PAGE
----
Originally built for the family’s carriages and farm carts, after the estate came into public ownership they were used for storage and for a while were used to house this fine example of an East Riding Single Pole Wagon. By the 1990s the spaces had been converted into small retail units. In 2013-14 they were incorporated into the restoration programme to become the Stable Shop and café kitchens.
That’s the end of the trail! Why not visit the café and shop and whilst inside, have a look to see if you can spot any signs of when it was used as a stable. Enjoy the rest of your visit to Sewerby Hall and Gardens.
The golf course was created on what had been parkland soon after Bridlington Corporation took over the estate. In the distance deckchairs can be seen on the back lawn of the house. The family dining room was converted into a café dining room and doors created in the window bay to allow access to the lawn. Trellises were built to allow creeping plants to grow up around the windows.
Whilst the family were in residence the walled gardens were used as productive gardens providing food for the household. But in 1937 they were replanted with 2,500 bulbs to create an “Old English Garden.” The shelter and the lily pond also date to this period. The cost of the development was £14,000.
The pleasure gardens are a timeless feature of Sewerby Hall and Gardens. Whilst the rest of the House and grounds were landscaped and altered during the period 1934-1936, the pleasure gardens were left much as they had been when the family was in residence. The view has changed little and is quite recognisable today, although one of the magnificent monkey puzzle trees was blown over in gales in 2017.
The whole parkland itself was designed to deliberately create the look of a medieval deer park combined with a classical, harmonious landscape. As you move around the grounds you may notice the views change from being quite restricted, to much wider and panoramic. This is an intentional feature of the design.
One of the most spectacular of Sewerby Hall and Gardens’ lost buildings is the shell bandstand, complete with an attached pond. Bridlington Corporation engaged Miss Monica Wilkins and her ladies band to perform during the summer at a cost of £28 per week. Sadly, during the war the condition of the bandstand deteriorated and the structure had to be demolished.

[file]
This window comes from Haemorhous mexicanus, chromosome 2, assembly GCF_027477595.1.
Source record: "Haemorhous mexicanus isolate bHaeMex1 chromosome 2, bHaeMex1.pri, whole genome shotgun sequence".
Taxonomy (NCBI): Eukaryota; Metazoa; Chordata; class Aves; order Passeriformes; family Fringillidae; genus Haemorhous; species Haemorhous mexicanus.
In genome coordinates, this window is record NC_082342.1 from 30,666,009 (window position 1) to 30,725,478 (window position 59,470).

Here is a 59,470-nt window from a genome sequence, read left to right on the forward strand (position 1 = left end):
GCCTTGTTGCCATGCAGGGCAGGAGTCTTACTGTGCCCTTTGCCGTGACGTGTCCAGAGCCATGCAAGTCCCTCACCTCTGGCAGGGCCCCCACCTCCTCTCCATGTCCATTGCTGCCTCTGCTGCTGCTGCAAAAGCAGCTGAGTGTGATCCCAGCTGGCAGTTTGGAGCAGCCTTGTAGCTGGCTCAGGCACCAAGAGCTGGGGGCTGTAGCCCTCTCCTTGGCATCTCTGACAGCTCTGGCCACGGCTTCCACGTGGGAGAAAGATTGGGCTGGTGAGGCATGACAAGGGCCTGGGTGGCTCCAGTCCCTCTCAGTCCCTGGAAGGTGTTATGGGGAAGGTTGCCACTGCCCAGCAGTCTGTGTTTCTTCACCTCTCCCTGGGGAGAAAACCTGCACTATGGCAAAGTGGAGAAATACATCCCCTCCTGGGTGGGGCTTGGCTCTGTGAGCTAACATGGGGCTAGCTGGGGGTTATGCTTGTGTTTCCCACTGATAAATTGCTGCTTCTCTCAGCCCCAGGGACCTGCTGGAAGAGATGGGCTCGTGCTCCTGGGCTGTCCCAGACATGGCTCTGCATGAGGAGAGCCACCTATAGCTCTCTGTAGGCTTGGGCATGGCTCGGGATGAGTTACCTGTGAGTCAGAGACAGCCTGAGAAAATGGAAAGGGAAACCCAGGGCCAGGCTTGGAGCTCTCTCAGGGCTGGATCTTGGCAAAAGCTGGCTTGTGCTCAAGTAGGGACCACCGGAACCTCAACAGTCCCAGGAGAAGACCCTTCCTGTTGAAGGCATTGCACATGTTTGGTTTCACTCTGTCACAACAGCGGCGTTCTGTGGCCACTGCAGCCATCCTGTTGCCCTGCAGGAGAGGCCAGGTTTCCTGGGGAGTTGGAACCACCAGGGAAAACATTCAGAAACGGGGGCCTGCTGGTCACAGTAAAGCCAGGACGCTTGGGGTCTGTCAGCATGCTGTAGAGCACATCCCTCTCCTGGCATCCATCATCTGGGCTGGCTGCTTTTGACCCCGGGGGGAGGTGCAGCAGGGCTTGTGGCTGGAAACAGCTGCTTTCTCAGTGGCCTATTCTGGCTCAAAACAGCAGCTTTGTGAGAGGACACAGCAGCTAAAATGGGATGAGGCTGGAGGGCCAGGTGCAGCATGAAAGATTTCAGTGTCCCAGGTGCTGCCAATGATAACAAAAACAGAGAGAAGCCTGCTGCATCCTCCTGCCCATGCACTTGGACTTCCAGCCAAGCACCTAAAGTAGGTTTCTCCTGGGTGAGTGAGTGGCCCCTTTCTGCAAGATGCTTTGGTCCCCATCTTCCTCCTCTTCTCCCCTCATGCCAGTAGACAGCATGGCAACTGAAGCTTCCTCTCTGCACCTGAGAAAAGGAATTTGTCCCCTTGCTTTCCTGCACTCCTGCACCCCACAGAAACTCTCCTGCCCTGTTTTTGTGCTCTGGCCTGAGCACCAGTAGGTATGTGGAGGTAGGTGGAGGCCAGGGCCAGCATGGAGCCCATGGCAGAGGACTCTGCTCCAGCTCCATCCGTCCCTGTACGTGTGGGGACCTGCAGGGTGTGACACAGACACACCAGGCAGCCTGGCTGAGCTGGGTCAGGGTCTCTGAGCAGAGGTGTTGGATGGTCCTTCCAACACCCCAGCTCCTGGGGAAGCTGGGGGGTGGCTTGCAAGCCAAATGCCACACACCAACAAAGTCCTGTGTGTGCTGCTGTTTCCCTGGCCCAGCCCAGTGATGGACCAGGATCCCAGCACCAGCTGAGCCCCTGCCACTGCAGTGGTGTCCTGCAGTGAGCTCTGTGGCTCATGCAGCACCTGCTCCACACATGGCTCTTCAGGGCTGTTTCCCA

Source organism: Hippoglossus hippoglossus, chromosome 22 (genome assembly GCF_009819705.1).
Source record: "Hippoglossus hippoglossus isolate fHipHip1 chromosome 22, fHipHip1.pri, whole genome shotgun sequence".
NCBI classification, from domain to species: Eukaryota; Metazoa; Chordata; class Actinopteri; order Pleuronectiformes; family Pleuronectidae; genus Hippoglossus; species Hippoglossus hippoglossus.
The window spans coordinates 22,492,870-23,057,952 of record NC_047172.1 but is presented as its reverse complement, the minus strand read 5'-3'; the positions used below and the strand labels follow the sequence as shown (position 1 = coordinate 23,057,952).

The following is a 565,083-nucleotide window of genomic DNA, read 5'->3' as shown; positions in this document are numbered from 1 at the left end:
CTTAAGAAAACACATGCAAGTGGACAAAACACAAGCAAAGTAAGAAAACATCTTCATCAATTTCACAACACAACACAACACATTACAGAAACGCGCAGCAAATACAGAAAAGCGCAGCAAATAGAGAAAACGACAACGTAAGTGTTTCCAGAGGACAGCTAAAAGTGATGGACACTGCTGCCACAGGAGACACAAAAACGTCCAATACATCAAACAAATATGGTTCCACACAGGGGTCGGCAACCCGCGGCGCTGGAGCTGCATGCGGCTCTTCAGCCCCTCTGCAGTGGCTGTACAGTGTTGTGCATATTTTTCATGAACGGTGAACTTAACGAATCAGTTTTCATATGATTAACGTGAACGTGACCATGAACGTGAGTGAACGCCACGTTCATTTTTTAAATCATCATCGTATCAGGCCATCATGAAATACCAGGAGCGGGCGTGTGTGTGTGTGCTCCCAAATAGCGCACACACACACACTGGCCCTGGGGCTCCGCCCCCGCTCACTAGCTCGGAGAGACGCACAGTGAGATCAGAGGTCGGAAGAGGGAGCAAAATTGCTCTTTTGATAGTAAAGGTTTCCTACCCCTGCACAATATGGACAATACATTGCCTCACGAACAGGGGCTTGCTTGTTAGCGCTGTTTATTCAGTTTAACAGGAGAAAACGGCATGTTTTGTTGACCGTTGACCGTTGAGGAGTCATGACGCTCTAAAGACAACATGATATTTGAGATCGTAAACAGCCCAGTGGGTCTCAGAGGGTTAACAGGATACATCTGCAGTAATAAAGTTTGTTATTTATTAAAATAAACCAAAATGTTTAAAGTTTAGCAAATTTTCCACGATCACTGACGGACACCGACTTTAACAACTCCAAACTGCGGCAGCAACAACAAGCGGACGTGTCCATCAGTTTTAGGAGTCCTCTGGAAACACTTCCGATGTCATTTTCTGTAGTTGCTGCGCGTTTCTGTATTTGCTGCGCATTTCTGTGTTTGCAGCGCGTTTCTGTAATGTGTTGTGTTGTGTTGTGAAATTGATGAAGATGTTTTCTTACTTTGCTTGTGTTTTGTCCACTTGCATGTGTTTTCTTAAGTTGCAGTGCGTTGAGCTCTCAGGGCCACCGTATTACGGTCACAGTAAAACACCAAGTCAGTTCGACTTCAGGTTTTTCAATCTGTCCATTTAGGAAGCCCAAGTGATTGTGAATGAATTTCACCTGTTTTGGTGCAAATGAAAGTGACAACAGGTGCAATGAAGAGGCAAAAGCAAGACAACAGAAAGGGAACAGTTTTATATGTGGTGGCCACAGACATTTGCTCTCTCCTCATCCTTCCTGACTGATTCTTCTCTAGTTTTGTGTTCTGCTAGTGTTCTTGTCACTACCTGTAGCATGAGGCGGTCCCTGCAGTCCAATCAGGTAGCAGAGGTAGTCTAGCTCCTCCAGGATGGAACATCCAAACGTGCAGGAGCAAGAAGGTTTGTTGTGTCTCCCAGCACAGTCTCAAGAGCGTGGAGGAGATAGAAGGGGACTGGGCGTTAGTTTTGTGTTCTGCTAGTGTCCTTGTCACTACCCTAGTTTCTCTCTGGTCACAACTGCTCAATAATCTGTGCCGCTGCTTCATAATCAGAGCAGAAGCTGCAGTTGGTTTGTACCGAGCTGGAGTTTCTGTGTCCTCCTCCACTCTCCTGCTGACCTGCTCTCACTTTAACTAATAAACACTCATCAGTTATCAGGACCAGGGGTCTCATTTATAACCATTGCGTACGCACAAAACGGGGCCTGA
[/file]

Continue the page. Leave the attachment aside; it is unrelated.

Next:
In 1936 a series of steps were created at the front of the house to link the terrace with the paddock. These were removed in the 1990s. One feature that can be seen in the picture are the TV aerials amongst the chimneys. These were linked to flats that had been built into the top floor of the Hall as accommodation for the Park Superintendent and Café Manager.
At first glance it is easy to think that this view is little changed. However closer inspection reveals many differences to the modern scene. Most obviously the tree to the right of the picture has gone. In the distance the Orangery can be glimpsed but unlike today it has ivy growing up the walls. Next to it is the band stand, constructed in 1937.
Amy Johnson was born in Hull in 1903 and became one of the most famous pilots in the world. In 1930 she became the first woman to fly solo to Australia and in 1932 she set the record for the quickest solo flight to Cape Town. Amy opened Sewerby Hall to the public in 1936. Later her parents donated their collection of memorabilia to the Hall where it is still on display.
The Clock Tower was originally built as a stable. However, during the 1930s the building was repurposed as a shop. The original, small stable windows were removed and the large bay windows installed. However, as the museum in the House expanded into space originally used for catering the Clock Tower took on the role of Milk Bar and Café. During the 1980s it operated as a fully licensed public house.
Of course nowadays it is used as a popular café and gift shop. You’re welcome to stop by and refuel before continuing your excursion around the grounds, or you could re-visit this place as an ‘end-of-trail treat’!
Amongst the first attractions to be added to the Sewerby estate after it was brought into public ownership, were the .22 rifle and archery ranges. This photograph shows the archery range in the 1950s. There were dangers however, in 1952 a young man was accidently shot, and by 1958 the rifle range had been removed. The archery lasted a little longer but by the end of the 1960s that too had gone.